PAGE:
EP expats donate blood for pilgrims

Updated 01 October 2013

EP expats donate blood for pilgrims

Several expatriates donated 155 units of blood during a blood donation campaign in Dammam on Friday for the treatment of Haj pilgrims.
Blood donations were made to Dammam Central Hospital's regional blood bank, which will be sent to health facilities in Makkah and Madinah.
The event was organized for the ninth consecutive year by an Indian organization, Tamil Nadu Thowheed Jamaath (TNTJ).
The blood donation camp, held between 8 a.m. and 4.30 p.m., attracted around 180 volunteers. The doctor’s team, led by Abdullah Al-Otaibi from the Dammam Central Hospital's blood bank, assisted TNTJ volunteers.
Mohammed Al-Zahrani, laboratory supervisor, thanked TNTJ's organizers for organizing such a significant event for a noble cause.
TNTJ Dammam's head, Umar Farooq, said that his organization had conducted 27 blood camps in Alkhobar, Dammam, Qatif and Jubail hospitals so far. TNTJ continues to be the leading organization for the last eight years in organizing blood donations in the Eastern Province, he said, adding: “We have received more than 15 awards from government agencies in recognition of our work.”
“We conduct these camps in conformity with Verse 32 of Chapter 5 of the Qur'an, which states that 'Saving a life is akin to saving the whole of mankind.' It also promotes social harmony,” he added.
TNTJ is also the leading organization for blood donation campaigns in Tamil Nadu, as well as in GCC countries. The Tamil Nadu government has given numerous awards to TNTJ in recognition of its outstanding services.

Saudi labor minister urges Kingdom to increase economic role of charity sector

Updated 24 January 2020

Saudi labor minister urges Kingdom to increase economic role of charity sector

  • Saudi Minister of Labor and Social Development Ahmad Al-Rajhi said: “Our effort is to increase the share of the non-profit sector in GDP”

RIYADH: Saudi Arabia needed to increase the contribution of the non-profit sector to the Kingdom’s economic and social development, the country’s labor minister told business conference delegates on Thursday.

Moderating a session on the subject during the final day of the Riyadh Economic Forum (REF), Saudi Minister of Labor and Social Development Ahmad Al-Rajhi said: “Our effort is to increase the share of the non-profit sector in GDP.”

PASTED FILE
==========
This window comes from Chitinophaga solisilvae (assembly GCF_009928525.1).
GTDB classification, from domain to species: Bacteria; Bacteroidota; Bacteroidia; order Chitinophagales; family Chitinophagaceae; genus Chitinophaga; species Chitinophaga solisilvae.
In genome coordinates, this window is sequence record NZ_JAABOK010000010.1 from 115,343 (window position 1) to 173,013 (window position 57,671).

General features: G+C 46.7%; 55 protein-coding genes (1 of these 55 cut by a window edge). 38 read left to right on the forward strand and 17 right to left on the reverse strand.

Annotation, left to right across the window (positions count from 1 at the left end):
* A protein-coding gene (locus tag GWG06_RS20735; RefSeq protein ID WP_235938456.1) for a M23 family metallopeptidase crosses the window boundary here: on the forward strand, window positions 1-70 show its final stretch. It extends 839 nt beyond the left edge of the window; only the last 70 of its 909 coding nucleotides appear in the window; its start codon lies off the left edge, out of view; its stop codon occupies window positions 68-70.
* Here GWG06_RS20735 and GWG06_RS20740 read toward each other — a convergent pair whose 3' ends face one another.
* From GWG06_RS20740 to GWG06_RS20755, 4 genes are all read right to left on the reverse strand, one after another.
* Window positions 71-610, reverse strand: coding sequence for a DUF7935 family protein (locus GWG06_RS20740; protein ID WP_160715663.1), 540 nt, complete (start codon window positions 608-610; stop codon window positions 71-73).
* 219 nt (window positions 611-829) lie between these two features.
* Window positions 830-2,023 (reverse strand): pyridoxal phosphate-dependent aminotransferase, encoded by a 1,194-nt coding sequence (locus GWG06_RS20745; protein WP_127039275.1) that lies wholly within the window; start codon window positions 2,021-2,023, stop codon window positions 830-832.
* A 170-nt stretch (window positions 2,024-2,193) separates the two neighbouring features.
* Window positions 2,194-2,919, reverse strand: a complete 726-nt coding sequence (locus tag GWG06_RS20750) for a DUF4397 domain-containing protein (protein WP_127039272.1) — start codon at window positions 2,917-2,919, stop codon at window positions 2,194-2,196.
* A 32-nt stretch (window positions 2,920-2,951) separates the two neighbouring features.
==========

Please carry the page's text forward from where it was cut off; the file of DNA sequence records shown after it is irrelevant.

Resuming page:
Describing the non-profit sector as the third pillar of sustainable economic development, the minister pointed out that in developed countries its average contribution toward GDP had reached 6 percent.

Referring to a REF study on the sector, he noted that it was only during the last decade that the Kingdom had come to realize its important role in economic development, social participation, job creation, and promoting the culture of teamwork.

“The non-profit sector contributes to Saudi Arabia’s GDP by one percent and our effort is to increase the share,” Al-Rajhi told the session’s attendees.

Presenting the REF study, Yousef bin Othman Al-Huzeim, secretary-general of Al-Anoud Charitable Foundation, said: “This sector, together with its substantial developmental roles, has become a criterion for the overall progress of nations and a yardstick of their civilization and humanitarian activity rather than a mere indicator of individuals’ income.”

He added that the sector had a key part to play in helping to realize the Saudi Vision 2030 goal of achieving sustainable development through diversification, and that the aim was to raise its level of contribution to the country’s GDP from 1 percent to 5 percent by 2030.

The study stressed the need to transform the sector from a mere initiative into an institutional entity concerned with social investment and integration, in cooperation with the public and private sectors.

Among its key findings, the study highlighted the requirement to increase the awareness of sector employees and supervising agencies about the development needs of society.

A lack of detailed information on the non-profit sector in the Kingdom was also having a negative effect on the extent of its contribution to economic and social development, the study found.

The media too had failed to give enough coverage to the sector and rules and regulations often stood in the way of any expansion in individual and community partnerships through charities and trusts.

Princess Nouf bint Mohammed Al-Saud, CEO of the King Khalid Foundation (KKF), said women were the most important enablers of the non-profit sector.

Currently, the most prominent development was the system of NGOs and philanthropic associations, and the stimulation of the sector to implement good governance, she added.

The princess urged the lifting of restrictions on money transfers to the non-profit sector and tax exemptions on charities and donations.

The KKF had issued a number of regulations to help the non-profit sector, she said, but there was still a need for the creation of more executive programs in order to realize Vision 2030 goals.

Rajaa bin Manahi Al-Marzouqi, a professor of economics at Prince Saud Al-Faisal Institute for Diplomatic Studies, in Riyadh, said: “If we look at any economy, it consists of three important sectors, which are the government, private, and non-profit sectors. There is a need to develop the non-profit sector in such a way that it sustains in the long run and contributes to socio-economic development.”